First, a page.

signedBytes.destroy()
                                signedBytes.dealloc(signedBytesSize * strideof(UInt8.self))
                            }

                            // Sign data
                            if let requestorData = requestorID.dataUsingEncoding(NSUTF8StringEncoding, allowLossyConversion: false) {

                                // Generate a digital signature for our requestor from our cert
                                securityStatus = SecKeyRawSign(privateKey, SecPadding.PKCS1, UnsafePointer(requestorData.bytes), requestorData.length, signedBytes, &signedBytesSize)

                                if securityStatus == errSecSuccess {
                                    let encryptedBytes = NSData(bytes: signedBytes, length: signedBytesSize)
                                    signedRequestorId = encryptedBytes.base64EncodedStringWithOptions([])
                                } else {
                                    print("Cannot sign the device id info: failed obtaining the signed bytes.")
                                }
                            }

                        }
                    }
                }
            }

        }
    } else {
        print("Cannot sign the device id info: failed importing keystore.")
    }

    return signedRequestorId
}
  • I put in a few comments to walk through what was going on for my team. They are not familiar with Swift and even less familiar with low level programming with CoreFoundation. I struggled to wrap my head on exactly what is going on when I first wrote this code, so please let me know if the comments can be improved for clarity.

  • I'm able to use Swift types in place of CoreFoundation types (CFDictionaryRef, CFArrayRef, etc.), but how do I retrieve a CoreFoundation type from a Swift dictionary without force-unwrapping? Specifically myIdentityAndTrust[kSecImportItemIdentity as String] as! SecIdentityRef.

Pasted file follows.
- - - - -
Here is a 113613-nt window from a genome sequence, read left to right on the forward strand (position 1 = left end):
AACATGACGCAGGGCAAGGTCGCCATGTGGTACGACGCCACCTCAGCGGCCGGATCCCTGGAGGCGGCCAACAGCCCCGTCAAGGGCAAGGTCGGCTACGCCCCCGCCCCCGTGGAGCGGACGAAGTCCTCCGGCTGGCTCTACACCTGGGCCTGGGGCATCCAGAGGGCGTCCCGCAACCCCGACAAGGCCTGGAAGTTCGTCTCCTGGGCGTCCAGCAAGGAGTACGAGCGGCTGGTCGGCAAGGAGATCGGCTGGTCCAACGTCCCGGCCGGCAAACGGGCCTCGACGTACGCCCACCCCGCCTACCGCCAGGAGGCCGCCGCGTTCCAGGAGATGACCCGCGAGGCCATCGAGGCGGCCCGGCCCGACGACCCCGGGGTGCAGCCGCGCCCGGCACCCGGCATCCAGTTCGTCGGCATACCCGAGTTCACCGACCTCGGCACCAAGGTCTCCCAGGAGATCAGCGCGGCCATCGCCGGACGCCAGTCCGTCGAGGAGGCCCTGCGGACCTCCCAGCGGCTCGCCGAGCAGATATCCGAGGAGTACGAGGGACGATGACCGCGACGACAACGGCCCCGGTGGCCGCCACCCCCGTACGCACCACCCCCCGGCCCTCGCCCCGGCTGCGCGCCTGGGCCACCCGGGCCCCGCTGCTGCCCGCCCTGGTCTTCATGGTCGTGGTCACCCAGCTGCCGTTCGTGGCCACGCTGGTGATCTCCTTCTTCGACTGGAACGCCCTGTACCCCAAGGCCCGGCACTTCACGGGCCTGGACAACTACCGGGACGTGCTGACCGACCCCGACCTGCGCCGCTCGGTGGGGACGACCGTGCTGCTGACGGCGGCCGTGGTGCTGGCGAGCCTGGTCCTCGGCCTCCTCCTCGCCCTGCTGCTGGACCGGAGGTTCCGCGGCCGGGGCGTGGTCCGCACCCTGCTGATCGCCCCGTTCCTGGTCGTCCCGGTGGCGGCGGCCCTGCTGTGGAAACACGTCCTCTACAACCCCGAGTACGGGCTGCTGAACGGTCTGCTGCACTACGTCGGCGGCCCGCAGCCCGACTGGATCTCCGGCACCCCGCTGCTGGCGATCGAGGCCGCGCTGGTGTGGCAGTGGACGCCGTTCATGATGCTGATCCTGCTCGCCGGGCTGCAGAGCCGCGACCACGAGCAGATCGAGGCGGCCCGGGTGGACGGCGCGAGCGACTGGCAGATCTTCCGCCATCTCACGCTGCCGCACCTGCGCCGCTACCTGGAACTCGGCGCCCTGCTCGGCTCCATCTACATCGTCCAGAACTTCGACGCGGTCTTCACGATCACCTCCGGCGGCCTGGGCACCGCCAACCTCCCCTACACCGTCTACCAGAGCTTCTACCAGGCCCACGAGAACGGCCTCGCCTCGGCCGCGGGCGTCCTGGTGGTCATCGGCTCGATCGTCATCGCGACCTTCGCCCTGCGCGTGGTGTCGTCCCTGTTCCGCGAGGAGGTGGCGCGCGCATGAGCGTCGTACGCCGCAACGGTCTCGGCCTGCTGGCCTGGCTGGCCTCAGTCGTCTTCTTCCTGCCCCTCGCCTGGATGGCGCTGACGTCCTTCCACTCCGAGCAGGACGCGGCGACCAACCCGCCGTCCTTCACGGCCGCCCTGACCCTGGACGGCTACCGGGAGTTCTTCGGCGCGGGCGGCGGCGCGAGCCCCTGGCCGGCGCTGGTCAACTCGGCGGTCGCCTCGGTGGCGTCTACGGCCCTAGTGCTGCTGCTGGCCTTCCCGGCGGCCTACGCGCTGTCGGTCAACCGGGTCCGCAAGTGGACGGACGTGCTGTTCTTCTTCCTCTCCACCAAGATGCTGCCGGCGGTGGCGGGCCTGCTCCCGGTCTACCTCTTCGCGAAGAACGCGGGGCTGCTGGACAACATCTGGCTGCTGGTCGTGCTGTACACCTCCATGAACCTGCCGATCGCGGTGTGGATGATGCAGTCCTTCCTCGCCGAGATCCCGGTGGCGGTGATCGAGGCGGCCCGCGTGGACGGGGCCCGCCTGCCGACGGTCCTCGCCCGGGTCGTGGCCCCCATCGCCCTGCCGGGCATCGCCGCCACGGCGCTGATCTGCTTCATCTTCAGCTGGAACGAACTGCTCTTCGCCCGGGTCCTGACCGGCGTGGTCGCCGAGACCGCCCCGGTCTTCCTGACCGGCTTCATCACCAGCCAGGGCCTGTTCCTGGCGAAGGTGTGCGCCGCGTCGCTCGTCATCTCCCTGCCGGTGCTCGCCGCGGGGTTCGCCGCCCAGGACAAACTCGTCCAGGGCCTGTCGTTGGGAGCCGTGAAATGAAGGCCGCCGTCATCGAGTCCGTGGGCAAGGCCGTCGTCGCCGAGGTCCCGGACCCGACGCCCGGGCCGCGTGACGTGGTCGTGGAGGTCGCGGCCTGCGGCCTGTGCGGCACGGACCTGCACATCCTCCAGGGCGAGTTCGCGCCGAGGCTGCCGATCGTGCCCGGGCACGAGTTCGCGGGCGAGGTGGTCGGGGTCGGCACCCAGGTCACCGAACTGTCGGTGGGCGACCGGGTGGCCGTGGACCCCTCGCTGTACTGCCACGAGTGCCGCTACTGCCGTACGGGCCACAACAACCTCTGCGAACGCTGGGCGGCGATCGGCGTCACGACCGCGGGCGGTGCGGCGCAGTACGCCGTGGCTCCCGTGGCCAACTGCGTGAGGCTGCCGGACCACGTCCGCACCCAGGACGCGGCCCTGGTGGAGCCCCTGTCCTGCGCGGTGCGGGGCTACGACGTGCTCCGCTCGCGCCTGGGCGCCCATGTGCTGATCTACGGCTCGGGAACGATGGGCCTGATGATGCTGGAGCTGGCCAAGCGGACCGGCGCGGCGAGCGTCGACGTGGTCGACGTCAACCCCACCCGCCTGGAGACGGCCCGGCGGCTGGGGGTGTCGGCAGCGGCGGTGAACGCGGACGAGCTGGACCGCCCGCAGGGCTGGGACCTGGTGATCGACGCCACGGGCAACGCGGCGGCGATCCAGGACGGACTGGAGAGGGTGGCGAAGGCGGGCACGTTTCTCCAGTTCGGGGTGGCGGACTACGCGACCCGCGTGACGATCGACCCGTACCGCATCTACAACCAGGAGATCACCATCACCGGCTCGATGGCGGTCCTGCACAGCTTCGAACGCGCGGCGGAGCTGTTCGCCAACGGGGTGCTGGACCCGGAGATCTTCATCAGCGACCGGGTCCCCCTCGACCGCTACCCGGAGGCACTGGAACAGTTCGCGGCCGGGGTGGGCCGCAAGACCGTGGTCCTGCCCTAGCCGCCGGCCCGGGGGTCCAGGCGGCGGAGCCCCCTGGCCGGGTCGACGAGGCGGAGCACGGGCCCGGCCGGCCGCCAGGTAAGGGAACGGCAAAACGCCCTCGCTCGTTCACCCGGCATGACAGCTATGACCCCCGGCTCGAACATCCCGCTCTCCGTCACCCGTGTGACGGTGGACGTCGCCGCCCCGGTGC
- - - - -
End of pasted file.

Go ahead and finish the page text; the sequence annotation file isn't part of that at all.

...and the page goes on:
• I alloc a buffer to hold the signed bytes, but I'm sure I can use a Swift array instead thanks to Martin's great answer on a different question of mine about AES-128 bit encryption.

  • I'm not too happy with the if-else structure of this code. Is it bad practice to reuse the OSStatus variable like this? What other options are there to structure my code?

\$\endgroup\$
2
\$\begingroup\$
  • In a guard statement with multiple optional bindings, use let also for the second and subsequent bindings. That is easier to read (and required in Swift 3). Also start a new line for each clause in the guard statement:

    guard let certificatePath = NSBundle.mainBundle().pathForResource("Certificate", ofType: "p12"),
        let certificateData = NSData(contentsOfFile: certificatePath) else {
        return nil
    }
    
  • Declare variables at the narrowest scope where they are used, and not at the top of the function. This applies e.g. to

    var signedBytes: UnsafeMutablePointer<UInt8>
    var privateKey: SecKeyRef?
    var myReturnedCertificate: SecCertificateRef?
    
  • Early-return in the case of an error to avoid the deep if-nesting.

  • The size (and stride) of UInt8 is 1, there is no need to multiply.